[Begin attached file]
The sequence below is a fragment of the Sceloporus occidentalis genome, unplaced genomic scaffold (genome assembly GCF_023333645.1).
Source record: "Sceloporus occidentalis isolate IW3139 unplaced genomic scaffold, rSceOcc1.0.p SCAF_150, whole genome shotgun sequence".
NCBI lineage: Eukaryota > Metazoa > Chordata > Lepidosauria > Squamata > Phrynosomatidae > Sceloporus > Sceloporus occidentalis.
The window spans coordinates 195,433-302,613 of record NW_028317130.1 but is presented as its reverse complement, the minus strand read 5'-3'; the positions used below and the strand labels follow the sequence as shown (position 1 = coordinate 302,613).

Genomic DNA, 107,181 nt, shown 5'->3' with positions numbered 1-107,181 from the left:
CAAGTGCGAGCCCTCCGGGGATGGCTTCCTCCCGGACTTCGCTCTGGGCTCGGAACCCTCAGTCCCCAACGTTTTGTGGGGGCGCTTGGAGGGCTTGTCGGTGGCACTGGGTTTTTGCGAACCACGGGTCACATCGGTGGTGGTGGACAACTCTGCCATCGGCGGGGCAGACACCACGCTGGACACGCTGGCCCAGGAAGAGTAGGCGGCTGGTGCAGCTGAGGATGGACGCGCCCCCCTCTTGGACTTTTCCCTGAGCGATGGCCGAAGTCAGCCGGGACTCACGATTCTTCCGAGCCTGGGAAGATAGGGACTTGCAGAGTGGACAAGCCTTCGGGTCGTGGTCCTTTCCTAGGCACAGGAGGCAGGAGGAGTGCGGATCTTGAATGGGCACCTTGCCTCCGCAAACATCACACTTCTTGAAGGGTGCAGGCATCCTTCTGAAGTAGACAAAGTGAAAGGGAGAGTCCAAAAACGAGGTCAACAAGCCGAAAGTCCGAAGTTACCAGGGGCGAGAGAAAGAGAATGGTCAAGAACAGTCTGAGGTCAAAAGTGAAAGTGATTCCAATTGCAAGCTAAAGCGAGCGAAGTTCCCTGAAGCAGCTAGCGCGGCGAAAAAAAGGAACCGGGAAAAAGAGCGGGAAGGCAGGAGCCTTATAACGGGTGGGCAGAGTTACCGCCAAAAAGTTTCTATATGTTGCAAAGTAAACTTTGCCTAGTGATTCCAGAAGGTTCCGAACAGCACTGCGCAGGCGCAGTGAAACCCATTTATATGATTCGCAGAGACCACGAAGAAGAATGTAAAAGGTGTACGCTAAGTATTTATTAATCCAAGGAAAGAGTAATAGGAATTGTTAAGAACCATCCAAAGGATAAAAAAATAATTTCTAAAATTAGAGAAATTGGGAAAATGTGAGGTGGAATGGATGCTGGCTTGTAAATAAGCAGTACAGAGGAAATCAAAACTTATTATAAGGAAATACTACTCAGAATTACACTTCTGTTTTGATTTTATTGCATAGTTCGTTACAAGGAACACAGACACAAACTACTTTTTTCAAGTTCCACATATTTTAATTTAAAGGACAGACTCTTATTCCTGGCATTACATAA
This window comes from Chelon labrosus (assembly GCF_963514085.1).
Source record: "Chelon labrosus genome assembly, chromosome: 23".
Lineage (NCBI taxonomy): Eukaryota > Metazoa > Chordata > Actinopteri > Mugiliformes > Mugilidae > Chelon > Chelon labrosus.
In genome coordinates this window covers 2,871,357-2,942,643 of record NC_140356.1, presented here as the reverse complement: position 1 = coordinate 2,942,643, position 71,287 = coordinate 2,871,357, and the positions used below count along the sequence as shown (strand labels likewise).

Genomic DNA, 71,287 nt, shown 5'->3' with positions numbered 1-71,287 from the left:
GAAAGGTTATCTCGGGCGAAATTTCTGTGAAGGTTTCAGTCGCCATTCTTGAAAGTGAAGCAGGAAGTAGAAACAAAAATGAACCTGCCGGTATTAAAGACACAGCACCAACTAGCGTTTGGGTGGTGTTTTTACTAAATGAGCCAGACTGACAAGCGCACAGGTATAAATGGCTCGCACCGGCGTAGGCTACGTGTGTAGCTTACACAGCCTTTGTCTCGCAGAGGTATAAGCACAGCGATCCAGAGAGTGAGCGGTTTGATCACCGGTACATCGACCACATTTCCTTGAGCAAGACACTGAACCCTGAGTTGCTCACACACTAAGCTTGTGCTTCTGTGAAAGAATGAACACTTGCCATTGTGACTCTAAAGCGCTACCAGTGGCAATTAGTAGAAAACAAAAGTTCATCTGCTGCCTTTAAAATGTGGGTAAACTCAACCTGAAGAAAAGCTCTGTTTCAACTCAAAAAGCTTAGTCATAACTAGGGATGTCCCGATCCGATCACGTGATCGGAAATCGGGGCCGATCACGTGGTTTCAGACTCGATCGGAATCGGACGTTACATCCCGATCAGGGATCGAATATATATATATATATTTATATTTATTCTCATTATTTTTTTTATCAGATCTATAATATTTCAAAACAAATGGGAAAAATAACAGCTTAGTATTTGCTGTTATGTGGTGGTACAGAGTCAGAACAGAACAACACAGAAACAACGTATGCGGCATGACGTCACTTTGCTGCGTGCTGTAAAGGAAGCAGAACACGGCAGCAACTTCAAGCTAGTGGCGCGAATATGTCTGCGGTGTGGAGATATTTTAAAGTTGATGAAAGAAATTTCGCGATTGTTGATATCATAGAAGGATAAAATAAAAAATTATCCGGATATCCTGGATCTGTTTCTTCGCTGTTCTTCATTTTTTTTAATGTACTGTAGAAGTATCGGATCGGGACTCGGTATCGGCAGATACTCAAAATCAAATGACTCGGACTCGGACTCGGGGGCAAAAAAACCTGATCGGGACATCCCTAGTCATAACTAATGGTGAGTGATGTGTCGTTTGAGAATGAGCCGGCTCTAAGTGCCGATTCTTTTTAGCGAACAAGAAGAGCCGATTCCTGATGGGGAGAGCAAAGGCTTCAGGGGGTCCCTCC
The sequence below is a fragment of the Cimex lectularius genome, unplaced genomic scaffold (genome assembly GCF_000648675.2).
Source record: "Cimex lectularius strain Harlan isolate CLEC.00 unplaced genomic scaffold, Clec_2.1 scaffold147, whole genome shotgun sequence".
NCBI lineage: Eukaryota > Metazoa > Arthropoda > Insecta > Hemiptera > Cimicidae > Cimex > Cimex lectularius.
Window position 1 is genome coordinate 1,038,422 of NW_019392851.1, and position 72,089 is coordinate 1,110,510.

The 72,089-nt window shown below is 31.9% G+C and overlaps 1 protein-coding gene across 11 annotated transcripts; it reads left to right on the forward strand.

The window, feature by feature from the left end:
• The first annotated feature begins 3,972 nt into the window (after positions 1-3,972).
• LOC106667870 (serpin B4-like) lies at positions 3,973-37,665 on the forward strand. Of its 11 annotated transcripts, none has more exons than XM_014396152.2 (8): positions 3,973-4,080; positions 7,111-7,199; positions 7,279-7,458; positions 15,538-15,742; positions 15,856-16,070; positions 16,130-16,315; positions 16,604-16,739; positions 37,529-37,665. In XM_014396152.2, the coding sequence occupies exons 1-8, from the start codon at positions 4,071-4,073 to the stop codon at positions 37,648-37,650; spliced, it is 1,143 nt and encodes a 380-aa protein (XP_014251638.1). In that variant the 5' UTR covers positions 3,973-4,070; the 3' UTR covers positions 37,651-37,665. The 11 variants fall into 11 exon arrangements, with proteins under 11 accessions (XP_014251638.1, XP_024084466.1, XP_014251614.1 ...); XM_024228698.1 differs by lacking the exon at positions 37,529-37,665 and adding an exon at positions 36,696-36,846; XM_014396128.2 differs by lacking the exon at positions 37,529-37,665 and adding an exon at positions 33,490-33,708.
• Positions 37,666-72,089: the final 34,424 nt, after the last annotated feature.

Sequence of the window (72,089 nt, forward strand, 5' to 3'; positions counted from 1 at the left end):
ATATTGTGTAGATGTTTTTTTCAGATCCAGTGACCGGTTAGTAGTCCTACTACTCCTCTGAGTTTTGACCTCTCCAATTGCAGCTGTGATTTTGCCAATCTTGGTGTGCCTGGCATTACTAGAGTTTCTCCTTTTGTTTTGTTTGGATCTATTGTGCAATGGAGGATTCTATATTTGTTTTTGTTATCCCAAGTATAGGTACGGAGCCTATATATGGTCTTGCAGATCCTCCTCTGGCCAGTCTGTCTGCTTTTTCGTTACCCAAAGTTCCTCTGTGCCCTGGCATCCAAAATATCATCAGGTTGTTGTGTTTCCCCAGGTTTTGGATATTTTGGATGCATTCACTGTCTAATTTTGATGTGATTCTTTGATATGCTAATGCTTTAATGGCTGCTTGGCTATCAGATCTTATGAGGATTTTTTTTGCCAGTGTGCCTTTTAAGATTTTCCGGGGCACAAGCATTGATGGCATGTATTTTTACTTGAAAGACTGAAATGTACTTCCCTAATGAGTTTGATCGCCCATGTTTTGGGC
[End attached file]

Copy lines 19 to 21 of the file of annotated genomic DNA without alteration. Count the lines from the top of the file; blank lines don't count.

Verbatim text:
• The first annotated feature begins 3,972 nt into the window (after positions 1-3,972).
• LOC106667870 (serpin B4-like) lies at positions 3,973-37,665 on the forward strand. Of its 11 annotated transcripts, none has more exons than XM_014396152.2 (8): positions 3,973-4,080; positions 7,111-7,199; positions 7,279-7,458; positions 15,538-15,742; positions 15,856-16,070; positions 16,130-16,315; positions 16,604-16,739; positions 37,529-37,665. In XM_014396152.2, the coding sequence occupies exons 1-8, from the start codon at positions 4,071-4,073 to the stop codon at positions 37,648-37,650; spliced, it is 1,143 nt and encodes a 380-aa protein (XP_014251638.1). In that variant the 5' UTR covers positions 3,973-4,070; the 3' UTR covers positions 37,651-37,665. The 11 variants fall into 11 exon arrangements, with proteins under 11 accessions (XP_014251638.1, XP_024084466.1, XP_014251614.1 ...); XM_024228698.1 differs by lacking the exon at positions 37,529-37,665 and adding an exon at positions 36,696-36,846; XM_014396128.2 differs by lacking the exon at positions 37,529-37,665 and adding an exon at positions 33,490-33,708.
• Positions 37,666-72,089: the final 34,424 nt, after the last annotated feature.